Jonathan Hickman's Avengers is yet another high concept plot machine of a book. In it Hickman and company do that thing Hickman does where he throws out crazy, high concept ideas and builds these enormous feeling high stakes plots. I'm a big fan.
In his most recent issue Avengers #7 (and a bit in Avengers #6, EDIT: Also presumably 8; this comic comes out too frequently!) I noticed something kind of perplexing happening. One of the characters, the being created by the Martian gods, is called a "Nightmask". And then we see a bunch of weird alien artifacts in the "Superflow" and then the sky glows white as a "White Event"happens. The issue climaxes with a search for a super powerful individual known as a "Starbrand".
Nightmask. Superflow. White Event. Starbrand.
Something about these terms stirred something in the seldom used recesses of my brain. I've definitely read some comics about these terms before... about this whole premise before. A comic that I remember being pretty great. And then I realized the comic I was thinking of was Newuniversal by Warren Ellis and Salvador Larroca.
In the existing Newuniversal trade: Everything Went White, we see the initiation of the White Event, a cosmic paradigm shift from an extradimensional space made of information called the Superflow. To help facilitate the turbulent times following the White Event select human beings are given powers to help quell the chaos. Izanami Randall is made into a Nightmask, a being that can travel into the information stream of the Superflow to receive information from a Communication Station placed there and to travel between different locations. Kenneth Connel is given the terrible power of the Starbrand meant to make him the ultimate guardian of humanity; a power he doesn't understand and can't control. John Tensen, a brain damaged and traumatized police officer given the Justice glyph which gives him the ability to see others guilt, a deadly weapon, and the means to carry out an insane quest for justice and vengeance. Jenny Swann, a struggling tech specialist who is made into a Cypher, a technological Savant that understands and can communicate with machines. Working against these super people is Philip L Voight and the shadowy Spitfire program which seeks to protect humanity from super humans by whatever horrific means are necessary: because if there is one superhuman, there will be two, and if there are more than two they will meet and reproduce and then humanity will be supplanted.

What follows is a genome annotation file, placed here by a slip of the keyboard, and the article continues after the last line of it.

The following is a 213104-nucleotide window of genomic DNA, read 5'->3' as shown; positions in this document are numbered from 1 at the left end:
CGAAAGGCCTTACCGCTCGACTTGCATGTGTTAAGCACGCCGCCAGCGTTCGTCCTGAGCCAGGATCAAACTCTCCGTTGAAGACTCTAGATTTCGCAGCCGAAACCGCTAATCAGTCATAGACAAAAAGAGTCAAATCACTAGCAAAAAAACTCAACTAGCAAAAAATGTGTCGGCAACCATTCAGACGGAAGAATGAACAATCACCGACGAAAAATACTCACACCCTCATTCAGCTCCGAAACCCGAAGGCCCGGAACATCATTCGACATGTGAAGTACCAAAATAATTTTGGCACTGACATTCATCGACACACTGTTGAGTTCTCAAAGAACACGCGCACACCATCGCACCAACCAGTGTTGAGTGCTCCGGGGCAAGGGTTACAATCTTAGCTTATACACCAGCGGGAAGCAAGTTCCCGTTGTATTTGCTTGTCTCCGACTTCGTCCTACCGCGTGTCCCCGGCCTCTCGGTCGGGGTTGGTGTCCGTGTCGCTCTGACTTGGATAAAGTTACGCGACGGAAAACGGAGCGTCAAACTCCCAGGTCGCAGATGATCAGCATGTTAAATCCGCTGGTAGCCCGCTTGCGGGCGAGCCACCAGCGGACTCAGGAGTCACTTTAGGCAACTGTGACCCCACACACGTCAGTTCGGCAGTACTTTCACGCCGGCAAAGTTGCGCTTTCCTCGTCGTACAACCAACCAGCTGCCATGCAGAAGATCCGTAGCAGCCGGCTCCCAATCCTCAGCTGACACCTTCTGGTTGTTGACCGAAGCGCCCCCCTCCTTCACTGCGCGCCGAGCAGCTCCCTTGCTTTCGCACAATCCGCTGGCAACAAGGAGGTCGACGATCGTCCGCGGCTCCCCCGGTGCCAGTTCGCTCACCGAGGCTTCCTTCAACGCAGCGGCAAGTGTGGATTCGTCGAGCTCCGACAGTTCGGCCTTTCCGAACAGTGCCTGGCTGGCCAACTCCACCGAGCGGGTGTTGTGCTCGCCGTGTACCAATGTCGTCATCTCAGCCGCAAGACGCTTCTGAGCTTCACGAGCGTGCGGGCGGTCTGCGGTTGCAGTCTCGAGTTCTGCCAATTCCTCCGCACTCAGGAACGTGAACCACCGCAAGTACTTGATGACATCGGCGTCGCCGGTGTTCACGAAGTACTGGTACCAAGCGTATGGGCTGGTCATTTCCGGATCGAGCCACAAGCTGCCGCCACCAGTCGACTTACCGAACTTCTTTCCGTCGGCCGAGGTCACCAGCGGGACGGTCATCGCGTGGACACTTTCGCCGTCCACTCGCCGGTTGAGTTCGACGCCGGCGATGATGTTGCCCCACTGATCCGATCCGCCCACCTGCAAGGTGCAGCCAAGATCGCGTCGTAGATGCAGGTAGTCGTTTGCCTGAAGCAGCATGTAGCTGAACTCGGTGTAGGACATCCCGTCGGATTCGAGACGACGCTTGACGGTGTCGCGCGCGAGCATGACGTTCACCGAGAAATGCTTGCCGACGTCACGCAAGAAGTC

Newuniversal: Everything Went White is a pretty amazing introduction that throws out a crazy, high concept idea and builds an expansive, high stakes plot around it. It's also, as the googles point out, a pretty snappy modernization of the New Universe line of comics published by Marvel in the late '80s that saw the original version of these characters suddenly imbued with powers from a White Event. It's a great comic with terrific writing by Ellis and superb artwork by Salvador Larocca. It's also, based on the salient details, probably the keystone which Hickman is using to inspire his current story in Avengers.
Sadly, a series of computer failures destroyed Ellis' work on Newuniversal, which culminated in the hiatus and cancellation of Ellis' Newuniversal. (Well, actually there were a few one shot titles meant to buy Ellis some time to rewrite the comic, including Newuniversal: 1959, a story about the chilling lengths Philip L Voight went to to quell the 1953 White Event, which I think was Kieron Gillen's first work for Marvel.)
(There would be an image of Newuniversal 1959 here, but the issue is buried in a storage locker and I am lazy.)
I guess what the point of this kind of rambling essay is that I'm glad that Hickman's Avengers is borrowing from the pretty great premise laid out by Ellis in Newuniversal. It's pretty cool to see some of that potential used. I'd also say that if you want the background, or really dig what Hickman does with the White Event story and want to read more, that you should check out Newuniversal: Everything Went White which is apparently still available from Amazon (but not Comixology... they should fix that, eh?). I'd also recommend Newuniversal: 1959 if you can track it down somewhere.